V. D. RUSOV ET AL. Co JMP 536 with the total power of 32.6 TW at 6400 and 6830 km distance from KamLAND detector (Figure 7(c)). bases of cones with a vertex in KamLAND and generat ing sides with lengths equal to the corresponding dis tances from KamLAND detector to the Earth solid core surface (Figure 8). These results force us to recalculate the georeactor thermal power obtained for KamLAND data over the period of 20022004 [17]. The parameters of nuclear georeactors obtained by two calculation methods of anti neutrino spectra over the periods of 20022004 and 2002 2007 are collected in Table 1. 3.2. NonStationary Nature of SolitonLike Nuclear Georeactor Analyzing Table 1, we can see that within the frame work of modified method for calculation of antineutrino spectrum (Figure 7), the average thermal power of geo reactor changes from ~50 TW (during the exposure of 749.1 days in 2005 [3], Figure 2) to ~30 TW (at total exposure of 1890.25 days in 2008 [4]). There is no doubt The considered peculiarities of low antineutrino statis tics make it possible not only to determine the possible distances from KamLAND detector to supposed nuclear georeactor on the Earth solid core surface (Figure 6), but to construct the map of located on the Earth surface lines radially conjugate to linescircumferences formed by the Table 1. Nuclear georeactor thermal power depending on a distance to detector and exposure time in the KamLAND and Borexino experiments. Period 20022004 20022007 20052007 20022009 20082009 20082009 Experiment KamLAND Borexino Exposure, days 749.10 1890.25 1141.15 2135 244.75 537.20 Distance, km Nuclear Georeactor Power, TW 5098 30.0 19.5 12.6 17.3 4.7  6400 47.3 30.7 19.8 28.0 7.1  6830 53.4 34.7 22.4 31.6 7.7  6400 + 6830 50.2 32.6 21.1 29.7 7.3  6711      5.0 0 40 5060708090100110150 mW/m2 6400 km 5365 km 5968 km 6830 km 7410 km Figure 8. Distribution of geothermal power density on the Earth [45] superposed with the conjugated “pseudoreactor” cir cumferences, which are generated by “georeactor” circumferences located on the perimeters of the bases of cones with a ver tex in KamLAND (36.43˚N and 137.31˚E) and generating sides with lengths from KamLANDdetector to the Earth solid core urface equal to 7410 (sky blue), 6830 (orange), 6400 (green), 5968 (blue) and 5365 (pink) km. s pyright © 2013 SciRes.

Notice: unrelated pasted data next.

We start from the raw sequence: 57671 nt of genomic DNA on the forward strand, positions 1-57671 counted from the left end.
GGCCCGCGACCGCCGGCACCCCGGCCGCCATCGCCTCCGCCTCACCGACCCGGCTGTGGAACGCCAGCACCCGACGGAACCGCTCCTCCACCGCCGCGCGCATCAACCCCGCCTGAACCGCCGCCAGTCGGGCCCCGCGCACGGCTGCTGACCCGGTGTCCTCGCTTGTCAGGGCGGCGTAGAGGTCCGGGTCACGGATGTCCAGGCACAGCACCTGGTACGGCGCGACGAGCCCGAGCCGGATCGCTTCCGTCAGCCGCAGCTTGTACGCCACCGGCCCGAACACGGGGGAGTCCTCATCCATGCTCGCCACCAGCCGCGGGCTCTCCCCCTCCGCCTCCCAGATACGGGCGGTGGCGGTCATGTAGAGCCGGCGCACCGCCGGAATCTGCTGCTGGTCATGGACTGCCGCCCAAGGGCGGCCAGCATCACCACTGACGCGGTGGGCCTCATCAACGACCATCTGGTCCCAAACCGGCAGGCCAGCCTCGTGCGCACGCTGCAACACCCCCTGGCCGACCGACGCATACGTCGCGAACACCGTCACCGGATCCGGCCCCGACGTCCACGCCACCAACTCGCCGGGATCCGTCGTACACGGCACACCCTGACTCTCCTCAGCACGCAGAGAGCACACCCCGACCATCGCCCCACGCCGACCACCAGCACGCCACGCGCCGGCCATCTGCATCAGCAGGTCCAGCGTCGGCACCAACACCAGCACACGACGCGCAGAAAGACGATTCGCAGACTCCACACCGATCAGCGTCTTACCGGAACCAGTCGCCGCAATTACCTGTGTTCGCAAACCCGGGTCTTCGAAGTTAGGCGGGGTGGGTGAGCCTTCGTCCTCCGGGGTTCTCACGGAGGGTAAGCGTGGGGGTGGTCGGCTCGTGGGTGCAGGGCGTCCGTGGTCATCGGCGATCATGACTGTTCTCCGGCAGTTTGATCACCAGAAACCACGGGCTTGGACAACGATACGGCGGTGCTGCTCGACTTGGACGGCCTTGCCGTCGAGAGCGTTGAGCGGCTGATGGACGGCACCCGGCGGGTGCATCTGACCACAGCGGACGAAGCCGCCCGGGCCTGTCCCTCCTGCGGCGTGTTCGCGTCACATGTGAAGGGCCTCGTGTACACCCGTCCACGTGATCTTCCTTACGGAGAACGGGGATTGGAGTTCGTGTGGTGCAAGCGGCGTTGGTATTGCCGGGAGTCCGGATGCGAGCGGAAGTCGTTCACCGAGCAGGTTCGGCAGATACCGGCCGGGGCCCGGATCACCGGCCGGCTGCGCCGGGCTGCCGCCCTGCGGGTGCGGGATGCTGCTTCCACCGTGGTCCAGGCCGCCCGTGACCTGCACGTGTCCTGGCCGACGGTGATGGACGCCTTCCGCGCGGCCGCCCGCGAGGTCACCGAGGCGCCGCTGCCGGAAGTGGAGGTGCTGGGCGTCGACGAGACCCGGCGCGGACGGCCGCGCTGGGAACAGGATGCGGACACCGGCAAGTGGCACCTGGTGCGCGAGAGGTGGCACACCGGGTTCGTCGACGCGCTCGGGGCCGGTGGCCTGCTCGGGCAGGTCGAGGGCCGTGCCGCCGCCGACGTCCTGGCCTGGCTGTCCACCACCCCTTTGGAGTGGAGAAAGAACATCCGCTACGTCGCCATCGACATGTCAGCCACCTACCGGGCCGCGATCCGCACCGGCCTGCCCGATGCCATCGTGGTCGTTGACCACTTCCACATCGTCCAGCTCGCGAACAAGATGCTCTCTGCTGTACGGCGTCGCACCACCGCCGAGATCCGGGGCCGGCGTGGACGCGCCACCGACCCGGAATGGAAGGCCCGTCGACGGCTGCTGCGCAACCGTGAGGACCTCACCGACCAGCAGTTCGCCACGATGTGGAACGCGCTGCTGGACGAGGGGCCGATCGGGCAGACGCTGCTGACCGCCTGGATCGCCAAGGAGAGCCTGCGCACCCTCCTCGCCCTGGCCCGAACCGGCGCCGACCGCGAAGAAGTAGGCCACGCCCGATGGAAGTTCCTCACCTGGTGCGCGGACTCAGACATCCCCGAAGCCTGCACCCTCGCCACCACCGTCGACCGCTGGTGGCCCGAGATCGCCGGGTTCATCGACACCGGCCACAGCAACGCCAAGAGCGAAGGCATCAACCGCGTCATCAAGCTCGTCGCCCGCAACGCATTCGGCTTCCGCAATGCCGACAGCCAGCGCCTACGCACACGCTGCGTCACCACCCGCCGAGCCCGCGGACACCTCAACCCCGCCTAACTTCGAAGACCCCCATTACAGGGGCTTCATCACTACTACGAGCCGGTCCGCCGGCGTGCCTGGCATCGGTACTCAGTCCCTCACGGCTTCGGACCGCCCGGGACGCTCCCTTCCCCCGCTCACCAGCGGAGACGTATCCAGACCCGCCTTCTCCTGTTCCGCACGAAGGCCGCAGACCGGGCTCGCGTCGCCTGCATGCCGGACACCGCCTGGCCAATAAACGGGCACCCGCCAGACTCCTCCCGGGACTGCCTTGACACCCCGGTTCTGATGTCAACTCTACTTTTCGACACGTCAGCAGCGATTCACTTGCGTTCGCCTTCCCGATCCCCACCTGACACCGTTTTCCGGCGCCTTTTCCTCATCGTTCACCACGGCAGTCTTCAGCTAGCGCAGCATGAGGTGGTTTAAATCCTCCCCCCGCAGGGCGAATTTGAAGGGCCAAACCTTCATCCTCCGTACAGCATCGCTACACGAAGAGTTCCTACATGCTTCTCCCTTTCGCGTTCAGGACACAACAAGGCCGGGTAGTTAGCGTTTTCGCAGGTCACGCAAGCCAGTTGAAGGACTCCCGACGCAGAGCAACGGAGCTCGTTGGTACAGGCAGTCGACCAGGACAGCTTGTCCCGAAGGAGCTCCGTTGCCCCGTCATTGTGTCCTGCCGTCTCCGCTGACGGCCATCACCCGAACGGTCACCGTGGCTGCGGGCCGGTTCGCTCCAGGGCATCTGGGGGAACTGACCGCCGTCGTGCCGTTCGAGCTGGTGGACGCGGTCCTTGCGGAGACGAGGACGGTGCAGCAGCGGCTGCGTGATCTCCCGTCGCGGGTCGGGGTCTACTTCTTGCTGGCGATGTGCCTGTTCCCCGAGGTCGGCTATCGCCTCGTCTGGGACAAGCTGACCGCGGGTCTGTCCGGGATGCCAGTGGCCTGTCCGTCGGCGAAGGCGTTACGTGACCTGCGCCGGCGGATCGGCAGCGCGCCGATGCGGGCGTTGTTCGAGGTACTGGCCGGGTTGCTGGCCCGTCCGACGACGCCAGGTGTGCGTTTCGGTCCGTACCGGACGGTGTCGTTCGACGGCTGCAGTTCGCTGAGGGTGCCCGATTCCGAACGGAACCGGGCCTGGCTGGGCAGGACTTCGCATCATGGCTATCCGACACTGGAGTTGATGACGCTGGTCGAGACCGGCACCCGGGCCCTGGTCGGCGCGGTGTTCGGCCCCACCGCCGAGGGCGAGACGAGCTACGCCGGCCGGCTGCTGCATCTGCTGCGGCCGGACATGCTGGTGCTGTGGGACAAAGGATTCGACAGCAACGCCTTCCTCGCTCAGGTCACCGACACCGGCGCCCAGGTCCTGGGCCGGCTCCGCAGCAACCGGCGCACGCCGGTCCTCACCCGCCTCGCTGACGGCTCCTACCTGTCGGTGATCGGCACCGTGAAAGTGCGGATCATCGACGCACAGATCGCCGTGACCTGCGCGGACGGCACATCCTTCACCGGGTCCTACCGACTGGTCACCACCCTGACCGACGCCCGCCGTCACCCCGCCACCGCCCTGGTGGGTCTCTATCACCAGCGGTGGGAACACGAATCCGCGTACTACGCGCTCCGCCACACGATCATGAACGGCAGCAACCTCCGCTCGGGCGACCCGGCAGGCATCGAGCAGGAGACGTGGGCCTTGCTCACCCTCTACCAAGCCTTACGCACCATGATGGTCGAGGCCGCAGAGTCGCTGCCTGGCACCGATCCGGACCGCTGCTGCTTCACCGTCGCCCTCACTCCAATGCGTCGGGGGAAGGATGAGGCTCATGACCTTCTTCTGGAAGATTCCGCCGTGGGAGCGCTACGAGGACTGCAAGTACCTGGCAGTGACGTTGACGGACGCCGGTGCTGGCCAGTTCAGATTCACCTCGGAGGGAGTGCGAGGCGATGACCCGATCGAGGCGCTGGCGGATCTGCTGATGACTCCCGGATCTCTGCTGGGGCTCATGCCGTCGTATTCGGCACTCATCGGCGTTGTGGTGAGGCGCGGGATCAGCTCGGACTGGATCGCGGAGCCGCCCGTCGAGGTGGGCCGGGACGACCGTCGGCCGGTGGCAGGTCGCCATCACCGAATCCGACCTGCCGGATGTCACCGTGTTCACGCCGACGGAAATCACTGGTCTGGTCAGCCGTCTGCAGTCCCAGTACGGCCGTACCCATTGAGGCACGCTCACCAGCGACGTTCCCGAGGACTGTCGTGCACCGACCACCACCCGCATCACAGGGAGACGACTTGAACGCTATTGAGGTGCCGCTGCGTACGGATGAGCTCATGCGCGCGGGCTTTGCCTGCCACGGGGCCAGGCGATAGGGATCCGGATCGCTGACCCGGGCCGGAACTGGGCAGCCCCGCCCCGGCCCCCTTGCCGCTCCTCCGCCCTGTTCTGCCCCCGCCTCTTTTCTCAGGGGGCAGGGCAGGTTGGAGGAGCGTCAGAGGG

V. D. RUSOV ET AL. 537 that it is the reflection of a nonstationary nature of geo reactor. Taking into account that total exposure (1890.25 days) is a sum of two consecutive exposures (749.1 and 1141.15 days, respectively), in fact the change in the average thermal power of georeactor is even more, i.e. from ~50 TW over the first exposure to ~20 TW over the second consecutive exposure (see Table 1). From the physical standpoint, the decrease of geore actor thermal power (during the two successive expo sures) almost by a factor of two means that the variances of fission crosssection σ for the 94 nuclei during total exposure over the period of 20022007 also changed in two times, or more exactly, went almost 100% down. It means that the variance of fission crosssection 239 Pu σ for the nuclei reaches practically 100% and this is in good agreement with our estimation of variance of fission rate (7). 239 94 Pu At the same time, we asserted before that the main cause of change of fission crosssection σ 239 Pu 252 7.65 10eVm 2 sin 0.304 252 21 2.5 10eVm 2 tan 0.437 2 sin 0.304 Euro i nE for the 94 nuclei under extreme thermodynamics conditions are the temperature variations of fuel medium. Therefore, there is a natural question as to what (except the geore actor) is the reason of the fuel temperature variations, or more exactly, what is the physical nature of independent source of the fuel temperature variations, which in the end plays the role of external modulator of nuclear geo reactor thermal power. The answer to this very important question related to finding out the physical reasons of non stationary nature of solitonlike nuclear georeactor will be given in the second part of the present paper [46]. Briefly summarizing the results of this section, we can say that in spite of the low statistics of neutrino events (≤150 events/bin), the theoretical reactor antineutrino spectrum (which takes into account the solitonlike nu clear georeactor with the power of 30 TW) describes with acceptable accuracy the experimental KamLAND data [4] (see Figures 4 and 7). Here we pay attention to some important moments. First, the average georeactor heat power is changed from ~50 TW at the exposure time of 749.1 days in 2005 [3] (Figure 2) to ~30 TW at total exposure of 1890 days in 2008 [4] (Figure 3). This re flects the nonstationary nature of the georeactor. 4. The Borexino and KamLAND Experiments and Triangulation of SolitonLike Nuclear Georeactors Location As is generally known, the first stage of Borexino experi ment (Laboratory Nationali del Gran Sasso, Italy) [47] was recently completed, ideology of neutrino measure ments in which is practically analogical to that of the neutrino measurements in KamLAND experiment. It means that the joint use of the Borexino and KamLAND data opens up nontrivial possibility for the solving of very important problem of spatial identification of nuclear georeactor location on the Earth solid core surface, or in other words, the triangulation of the solitonlike nuclear georeactor location on the boundary of the liquid and solid phases of the Earth core. 4.1. Borexino Antineutrino Spectrum (Exposure over the Period of 20082009) We give here the alternative analysis of the Borexino data collected between December 2007 and December 2009, corresponding to 537.2 days of live time [46]. The fiducial exposure after all selection cuts is 252.6 ton·yr. The determination of the expected neutrino signal from reactors, which, as usual, was calculated by Equation (8), required the collection of the detailed information on the time profiles of power and nuclear fuel composition for nearby reactors. In Equation (8) the main contribution comes from 194 reactors in Europe, while other 245 re actors around the world contribute only 2.5% of the total reactor signal. Information on the nominal thermal power and monthly load factor for each European reactor origi nate from IAEA and EDF [47]. It is important to note that to describe the antineutrino spectra in the Borexino experiment, the parameters of mixing (21 , 12 [48]) based on the global threeflavour analysis of solar (SNO) and reactor (KamLAND) experimental data were used. At the same time, for the alternative description of the Borexino data (Figure 9) we use the parameters of mix ing , 12, or in other words, 12 obtained by our model, which takes into account the existence of natural nuclear reactor on the boundary of the liquid and solid phases of the Earth core [17]. It is obvious, that in spite of very low statistics of neu trino (reactor) events (1  2 events/bin), the theoretical reactor antineutrino spectrum (which takes into account a solitonlike nuclear georeactor with the power of 5 TW) describes with an acceptable accuracy the experimental Borexino data (Figure 9) [47]. Note that the lower esti mation of uncertainty of total antineutrino spectrum with oscillations (which is headlined in violet colour in Fig ure 9) was calculated by Equation (12) at the uncertainty of antineutrino spectrum from European reac tors equal to 5.38% [47]. 4.2. Peculiarities of the Low Antineutrino Statistics Accounting As follows from Figure 9, the considerable disagreement between the experimental and theoretical antineutrino spectra is observed for 5, 6, 7 and 11 bins. Therefore, if the apparent condition Copyright © 2013 SciRes. JMP